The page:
The Organization of the Tribunals

Part of the Springer Series on International Justice and Human Rights book series (SSIJHR)


This chapter examines the basic structure of the hybrid tribunals, their organizational structure, composition, and some of their operations including the distribution of authority among the various bodies. It focuses on the Extraordinary Chambers in the Courts of Cambodia (ECCC), the Special Court for Sierra Leone (SCSL), the Special Panel for Serious Crimes (SPSC) for East Timor, the courts for the United Nations Mission in Kosovo (UNMIK), and the Bosnia War Crimes Chamber (BWCC). The ECCC consists in three bodies: the Judicial Chamber (consisting of a Pre-Trial Chamber, a Trial Chamber, and an Appellate Chamber), the Office of the Prosecutor (OTP), which work with two co-investigating judges (CIJs) to investigate and prosecute suspected war criminals from among the Khmer Rouge (KR). The Public Affairs Section (PAS) of the Chambers along with the Victims Support Section (VSS) are responsible for disseminating information about events at the ECCC. This chapter also discusses the co-prosecutor’s strategy in this case including the decision to indict Kaing Guek Eav (a.k.a. Duch) as well as Nuon Chea, Ieng Sary, Khieu Samphan, and Ieng Thirith. The SCSL had a similar structure, with American David Crane serving as head prosecutor. Crane’s prosecutorial strategy consisted in three separate trials for the leaders of the major groups in the Sierra Leone conflict: the Revolutionary United Front (RUF—Issa Sesay, Morris Kallon, and Augustine Gbao), the Civil Defense Forces (CDF—Sam Hinga Norman, Moinina Fofana, and Allieu Kondewa) and the Armed Forces Revolutionary Council (AFRC—Alex Tamba Brima, Santigie Borbo Kanu, and Brimay Bazzy Kamar). In East Timor, the chapter discusses the relationship between the United Nations Transitional Administration in East Timor (UNTAET) and the SPSC, the Serious Crime Unit (SCU) and the Defense Lawyers Unit (DLU). Further, it examines the early prosecutions of the massacres following East Timor’s independence referendum. The chapter also discusses the place of the war crimes tribunals in UNMIK’s structure as well as the role of the judiciary as authority was transferred from UNMIK to the European Union’s Rule of Law Mission in Kosovo (EULEX). Finally, the chapter examines the BWCC’s structures in relation to the broader Bosnian government, including the phasing out of the court’s international presence and the Bosnian Ministry of Justice’s “National War Crimes Strategy.”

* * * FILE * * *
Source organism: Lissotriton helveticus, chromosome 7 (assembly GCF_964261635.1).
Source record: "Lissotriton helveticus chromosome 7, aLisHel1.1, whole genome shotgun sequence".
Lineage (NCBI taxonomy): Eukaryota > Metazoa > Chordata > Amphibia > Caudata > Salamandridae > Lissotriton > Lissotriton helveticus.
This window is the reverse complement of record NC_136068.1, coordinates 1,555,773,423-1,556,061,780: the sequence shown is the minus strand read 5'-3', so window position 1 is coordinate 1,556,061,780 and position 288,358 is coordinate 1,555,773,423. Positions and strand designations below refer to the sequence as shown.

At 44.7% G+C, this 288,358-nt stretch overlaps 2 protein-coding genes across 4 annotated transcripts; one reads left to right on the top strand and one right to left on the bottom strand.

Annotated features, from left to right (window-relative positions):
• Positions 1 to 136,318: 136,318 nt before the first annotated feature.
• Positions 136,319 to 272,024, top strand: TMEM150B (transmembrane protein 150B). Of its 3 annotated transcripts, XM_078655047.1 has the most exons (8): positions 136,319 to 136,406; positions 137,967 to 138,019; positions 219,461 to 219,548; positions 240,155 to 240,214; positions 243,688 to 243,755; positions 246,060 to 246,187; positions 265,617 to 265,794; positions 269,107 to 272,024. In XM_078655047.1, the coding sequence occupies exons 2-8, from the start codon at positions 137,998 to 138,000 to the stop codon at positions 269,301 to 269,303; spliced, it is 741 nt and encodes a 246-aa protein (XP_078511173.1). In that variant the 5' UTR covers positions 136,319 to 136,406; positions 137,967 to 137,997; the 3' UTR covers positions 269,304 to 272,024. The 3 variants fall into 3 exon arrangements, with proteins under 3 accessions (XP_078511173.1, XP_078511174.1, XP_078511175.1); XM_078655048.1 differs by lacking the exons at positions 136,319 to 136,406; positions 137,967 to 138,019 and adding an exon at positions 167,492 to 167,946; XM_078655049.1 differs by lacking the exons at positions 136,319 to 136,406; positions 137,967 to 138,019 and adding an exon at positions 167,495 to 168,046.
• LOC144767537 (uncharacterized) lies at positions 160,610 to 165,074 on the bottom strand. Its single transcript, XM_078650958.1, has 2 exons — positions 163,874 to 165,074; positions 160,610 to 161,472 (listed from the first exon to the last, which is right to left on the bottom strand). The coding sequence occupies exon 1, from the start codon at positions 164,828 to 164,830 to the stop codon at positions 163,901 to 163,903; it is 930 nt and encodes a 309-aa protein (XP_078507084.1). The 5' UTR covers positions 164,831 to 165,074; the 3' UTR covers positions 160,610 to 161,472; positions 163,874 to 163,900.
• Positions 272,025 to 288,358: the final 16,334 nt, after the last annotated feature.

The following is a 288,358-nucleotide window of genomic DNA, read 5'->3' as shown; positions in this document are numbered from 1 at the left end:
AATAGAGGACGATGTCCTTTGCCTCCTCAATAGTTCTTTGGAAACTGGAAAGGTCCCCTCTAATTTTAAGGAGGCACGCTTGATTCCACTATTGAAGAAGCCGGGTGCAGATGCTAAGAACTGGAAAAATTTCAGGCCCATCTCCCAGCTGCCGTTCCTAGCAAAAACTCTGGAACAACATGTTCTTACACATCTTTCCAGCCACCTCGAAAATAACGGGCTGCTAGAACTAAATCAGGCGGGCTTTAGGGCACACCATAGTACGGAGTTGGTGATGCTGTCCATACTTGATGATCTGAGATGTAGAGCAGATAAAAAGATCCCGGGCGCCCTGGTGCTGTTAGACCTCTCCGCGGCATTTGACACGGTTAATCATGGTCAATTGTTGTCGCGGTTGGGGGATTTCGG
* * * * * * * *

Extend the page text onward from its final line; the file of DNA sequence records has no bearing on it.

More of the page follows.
United Nations Trial Chamber Khmer Rouge Revolutionary United Front Cambodian Government 
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Copyright information

© Springer Science+Business Media New York 2015

Authors and Affiliations

  1. 1.Department Sociology & Criminal JusticeUniversity of DelawareNewarkUSA

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